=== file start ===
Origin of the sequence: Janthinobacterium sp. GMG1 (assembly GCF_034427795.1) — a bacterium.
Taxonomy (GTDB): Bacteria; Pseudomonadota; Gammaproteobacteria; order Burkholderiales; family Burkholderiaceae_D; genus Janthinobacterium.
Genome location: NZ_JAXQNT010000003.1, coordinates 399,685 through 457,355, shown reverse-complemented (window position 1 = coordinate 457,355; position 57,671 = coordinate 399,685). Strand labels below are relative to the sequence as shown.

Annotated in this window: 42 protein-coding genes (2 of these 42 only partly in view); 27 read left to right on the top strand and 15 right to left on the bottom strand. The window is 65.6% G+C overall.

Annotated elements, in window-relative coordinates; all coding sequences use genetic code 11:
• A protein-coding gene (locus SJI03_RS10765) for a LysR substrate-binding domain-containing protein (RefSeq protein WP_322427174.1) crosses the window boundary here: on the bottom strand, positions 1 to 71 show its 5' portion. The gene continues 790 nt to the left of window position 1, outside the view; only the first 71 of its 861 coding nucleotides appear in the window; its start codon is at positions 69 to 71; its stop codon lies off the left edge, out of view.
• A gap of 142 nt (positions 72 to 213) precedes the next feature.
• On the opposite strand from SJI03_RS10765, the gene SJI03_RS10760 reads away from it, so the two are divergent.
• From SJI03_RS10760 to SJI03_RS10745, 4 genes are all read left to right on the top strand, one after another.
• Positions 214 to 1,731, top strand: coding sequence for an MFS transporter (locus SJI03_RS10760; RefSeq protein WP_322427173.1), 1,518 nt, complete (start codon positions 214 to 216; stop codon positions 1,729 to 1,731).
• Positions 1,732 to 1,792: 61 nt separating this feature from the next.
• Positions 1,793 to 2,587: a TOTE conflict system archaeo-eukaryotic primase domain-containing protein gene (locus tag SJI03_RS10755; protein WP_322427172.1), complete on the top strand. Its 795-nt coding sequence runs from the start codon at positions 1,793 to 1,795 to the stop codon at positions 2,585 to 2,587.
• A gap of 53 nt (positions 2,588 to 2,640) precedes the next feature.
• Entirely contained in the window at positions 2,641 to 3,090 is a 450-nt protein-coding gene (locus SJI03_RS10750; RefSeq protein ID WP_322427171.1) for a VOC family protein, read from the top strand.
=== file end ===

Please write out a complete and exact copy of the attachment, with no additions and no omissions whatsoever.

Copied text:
Origin of the sequence: Janthinobacterium sp. GMG1 (assembly GCF_034427795.1) — a bacterium.
Taxonomy (GTDB): Bacteria; Pseudomonadota; Gammaproteobacteria; order Burkholderiales; family Burkholderiaceae_D; genus Janthinobacterium.
Genome location: NZ_JAXQNT010000003.1, coordinates 399,685 through 457,355, shown reverse-complemented (window position 1 = coordinate 457,355; position 57,671 = coordinate 399,685). Strand labels below are relative to the sequence as shown.

Annotated in this window: 42 protein-coding genes (2 of these 42 only partly in view); 27 read left to right on the top strand and 15 right to left on the bottom strand. The window is 65.6% G+C overall.

Annotated elements, in window-relative coordinates; all coding sequences use genetic code 11:
• A protein-coding gene (locus SJI03_RS10765) for a LysR substrate-binding domain-containing protein (RefSeq protein WP_322427174.1) crosses the window boundary here: on the bottom strand, positions 1 to 71 show its 5' portion. The gene continues 790 nt to the left of window position 1, outside the view; only the first 71 of its 861 coding nucleotides appear in the window; its start codon is at positions 69 to 71; its stop codon lies off the left edge, out of view.
• A gap of 142 nt (positions 72 to 213) precedes the next feature.
• On the opposite strand from SJI03_RS10765, the gene SJI03_RS10760 reads away from it, so the two are divergent.
• From SJI03_RS10760 to SJI03_RS10745, 4 genes are all read left to right on the top strand, one after another.
• Positions 214 to 1,731, top strand: coding sequence for an MFS transporter (locus SJI03_RS10760; RefSeq protein WP_322427173.1), 1,518 nt, complete (start codon positions 214 to 216; stop codon positions 1,729 to 1,731).
• Positions 1,732 to 1,792: 61 nt separating this feature from the next.
• Positions 1,793 to 2,587: a TOTE conflict system archaeo-eukaryotic primase domain-containing protein gene (locus tag SJI03_RS10755; protein WP_322427172.1), complete on the top strand. Its 795-nt coding sequence runs from the start codon at positions 1,793 to 1,795 to the stop codon at positions 2,585 to 2,587.
• A gap of 53 nt (positions 2,588 to 2,640) precedes the next feature.
• Entirely contained in the window at positions 2,641 to 3,090 is a 450-nt protein-coding gene (locus SJI03_RS10750; RefSeq protein ID WP_322427171.1) for a VOC family protein, read from the top strand.